26 June 2014 - 27 June 2014
Time: 9:30am - 6:00pm
Venue: Room 239, Gaskell Building, Brunel University, London
The conference focuses on the figures of the multiple and the monstrous within modern and contemporary theory. Our aim is to build a conceptual vocabulary to understand the relationship between the destructive and transformatory power of the monstrous, and new forms of political being configured by and through it.
By tracing the various mutations of the power of the monstrous across disciplinary boundaries, as an explosive force that shapes corporeal and bio-political formations, the conference brings together conversations about reframing of politics of the human, the potential becoming of the subjective in the context of novel theories of agency, political ontologies of accident and event, the force of law and the norm as a philosophical battlefield, radical materialism and the power of imagination, immanentism and the critique of teleological reason, the autonomous and spontaneous power of chance.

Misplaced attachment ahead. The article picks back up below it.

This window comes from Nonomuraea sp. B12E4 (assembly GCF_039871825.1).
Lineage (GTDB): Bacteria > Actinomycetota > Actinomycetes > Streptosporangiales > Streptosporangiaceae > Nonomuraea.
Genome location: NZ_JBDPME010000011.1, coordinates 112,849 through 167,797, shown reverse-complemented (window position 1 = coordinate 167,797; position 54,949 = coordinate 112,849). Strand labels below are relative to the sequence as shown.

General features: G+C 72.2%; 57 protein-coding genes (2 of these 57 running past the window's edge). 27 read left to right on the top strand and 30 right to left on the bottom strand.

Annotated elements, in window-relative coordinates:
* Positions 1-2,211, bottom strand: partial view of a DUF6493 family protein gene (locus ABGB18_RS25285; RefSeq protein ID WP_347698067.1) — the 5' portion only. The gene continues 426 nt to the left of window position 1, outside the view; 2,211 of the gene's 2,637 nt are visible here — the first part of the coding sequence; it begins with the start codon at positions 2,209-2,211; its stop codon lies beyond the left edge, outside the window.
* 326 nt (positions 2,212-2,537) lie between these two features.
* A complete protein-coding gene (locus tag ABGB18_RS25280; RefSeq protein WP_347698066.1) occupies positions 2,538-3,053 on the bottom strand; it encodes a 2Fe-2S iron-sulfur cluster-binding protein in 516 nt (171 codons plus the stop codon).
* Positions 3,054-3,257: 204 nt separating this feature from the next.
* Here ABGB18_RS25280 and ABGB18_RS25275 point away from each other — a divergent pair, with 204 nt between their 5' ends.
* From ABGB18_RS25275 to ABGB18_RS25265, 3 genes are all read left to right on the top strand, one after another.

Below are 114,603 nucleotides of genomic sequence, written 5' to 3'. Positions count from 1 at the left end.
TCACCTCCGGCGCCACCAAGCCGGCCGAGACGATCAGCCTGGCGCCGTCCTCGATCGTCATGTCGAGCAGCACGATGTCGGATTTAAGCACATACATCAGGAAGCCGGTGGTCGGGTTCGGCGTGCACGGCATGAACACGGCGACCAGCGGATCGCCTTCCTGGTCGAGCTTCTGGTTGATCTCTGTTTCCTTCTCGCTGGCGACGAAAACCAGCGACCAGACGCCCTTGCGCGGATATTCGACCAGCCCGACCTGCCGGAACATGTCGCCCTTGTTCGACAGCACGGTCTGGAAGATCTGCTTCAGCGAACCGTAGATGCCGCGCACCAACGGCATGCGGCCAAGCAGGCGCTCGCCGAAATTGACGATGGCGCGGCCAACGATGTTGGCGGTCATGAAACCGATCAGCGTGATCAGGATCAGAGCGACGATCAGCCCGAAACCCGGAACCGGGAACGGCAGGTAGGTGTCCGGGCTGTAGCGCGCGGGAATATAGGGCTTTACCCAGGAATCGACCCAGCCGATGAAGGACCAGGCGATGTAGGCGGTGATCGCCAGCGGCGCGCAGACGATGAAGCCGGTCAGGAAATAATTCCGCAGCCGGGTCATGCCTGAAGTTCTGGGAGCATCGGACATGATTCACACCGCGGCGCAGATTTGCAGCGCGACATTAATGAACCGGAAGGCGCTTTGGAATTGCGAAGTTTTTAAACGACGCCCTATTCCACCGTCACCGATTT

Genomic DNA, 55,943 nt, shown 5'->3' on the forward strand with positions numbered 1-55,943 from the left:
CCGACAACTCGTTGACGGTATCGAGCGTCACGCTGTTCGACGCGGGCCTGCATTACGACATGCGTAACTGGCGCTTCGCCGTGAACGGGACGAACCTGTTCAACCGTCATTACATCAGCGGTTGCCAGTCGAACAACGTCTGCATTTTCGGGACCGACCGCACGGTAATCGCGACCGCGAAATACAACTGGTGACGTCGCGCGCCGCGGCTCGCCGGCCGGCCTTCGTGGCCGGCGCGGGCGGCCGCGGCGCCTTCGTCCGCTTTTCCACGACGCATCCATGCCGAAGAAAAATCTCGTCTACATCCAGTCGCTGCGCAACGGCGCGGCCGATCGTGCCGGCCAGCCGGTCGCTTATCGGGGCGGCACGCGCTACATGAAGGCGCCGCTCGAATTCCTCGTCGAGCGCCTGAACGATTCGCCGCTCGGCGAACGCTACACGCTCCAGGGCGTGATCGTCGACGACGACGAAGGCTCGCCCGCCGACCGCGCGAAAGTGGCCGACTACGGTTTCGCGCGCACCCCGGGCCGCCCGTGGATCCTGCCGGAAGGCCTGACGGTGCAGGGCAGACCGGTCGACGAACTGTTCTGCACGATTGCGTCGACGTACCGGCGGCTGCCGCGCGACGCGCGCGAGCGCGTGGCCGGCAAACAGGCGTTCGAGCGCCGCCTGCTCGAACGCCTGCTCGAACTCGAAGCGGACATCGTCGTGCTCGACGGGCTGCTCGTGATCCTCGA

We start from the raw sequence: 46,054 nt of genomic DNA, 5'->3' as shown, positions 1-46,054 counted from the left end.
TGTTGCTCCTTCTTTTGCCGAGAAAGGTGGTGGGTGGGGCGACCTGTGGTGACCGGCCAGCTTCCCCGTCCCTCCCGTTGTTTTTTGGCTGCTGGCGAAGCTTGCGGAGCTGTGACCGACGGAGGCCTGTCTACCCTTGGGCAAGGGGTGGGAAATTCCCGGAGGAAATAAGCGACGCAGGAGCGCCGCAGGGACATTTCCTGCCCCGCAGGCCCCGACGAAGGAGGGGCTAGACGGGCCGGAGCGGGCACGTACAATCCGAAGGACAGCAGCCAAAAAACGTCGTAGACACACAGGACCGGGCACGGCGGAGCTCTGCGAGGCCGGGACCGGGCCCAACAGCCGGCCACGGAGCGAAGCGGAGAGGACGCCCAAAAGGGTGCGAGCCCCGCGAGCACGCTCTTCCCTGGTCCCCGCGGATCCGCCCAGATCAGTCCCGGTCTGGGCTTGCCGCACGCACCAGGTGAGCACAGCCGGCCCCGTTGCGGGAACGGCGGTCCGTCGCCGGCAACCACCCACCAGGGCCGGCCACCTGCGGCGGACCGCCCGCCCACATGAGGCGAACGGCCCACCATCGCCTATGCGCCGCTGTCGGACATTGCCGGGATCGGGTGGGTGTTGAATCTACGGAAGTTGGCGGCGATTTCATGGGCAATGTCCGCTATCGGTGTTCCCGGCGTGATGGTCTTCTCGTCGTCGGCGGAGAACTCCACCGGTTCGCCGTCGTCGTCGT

- Mark Neocleous (Brunel University, London) Hunting Monsters
- Vittorio Morfino (Università di Milano-Bicocca), Lucretius and Monsters: Between Bergson and Canguilhem
- Fabio Frosini (Università di Urbino) Absolute and relative perfection of the "monsters": politics and history in Giacomo Leopardi
- Laurent Bove (Université de Picardie, Emeritus) La monstruosité chez Camus: de l’absurde à l’histoire
- Yannis Stavrakakis: Irrational, Extreme, Populist: The New Fear of the Masses in Debt Society
- Amy Stefanovic (The School of Humanities and Communication Arts. The University of Western Sydney) The Extralegal Beast: On Hobbes and Sovereignity
- Andrea Torrano (Universidad Nacional de Cordoba) The Political Monster between Sovereignity and Biopolitics
- Sue Ruddick [University of Totonto ] Monstrous Earth
- Lasse Thomassen [QMUL, London] Monstrous masses beyond representation? The Spanish indignados
Filippo Del Lucchese, Brunel University, London and Collège International de Philosophie
Caroline Williams, Queen Mary, University of London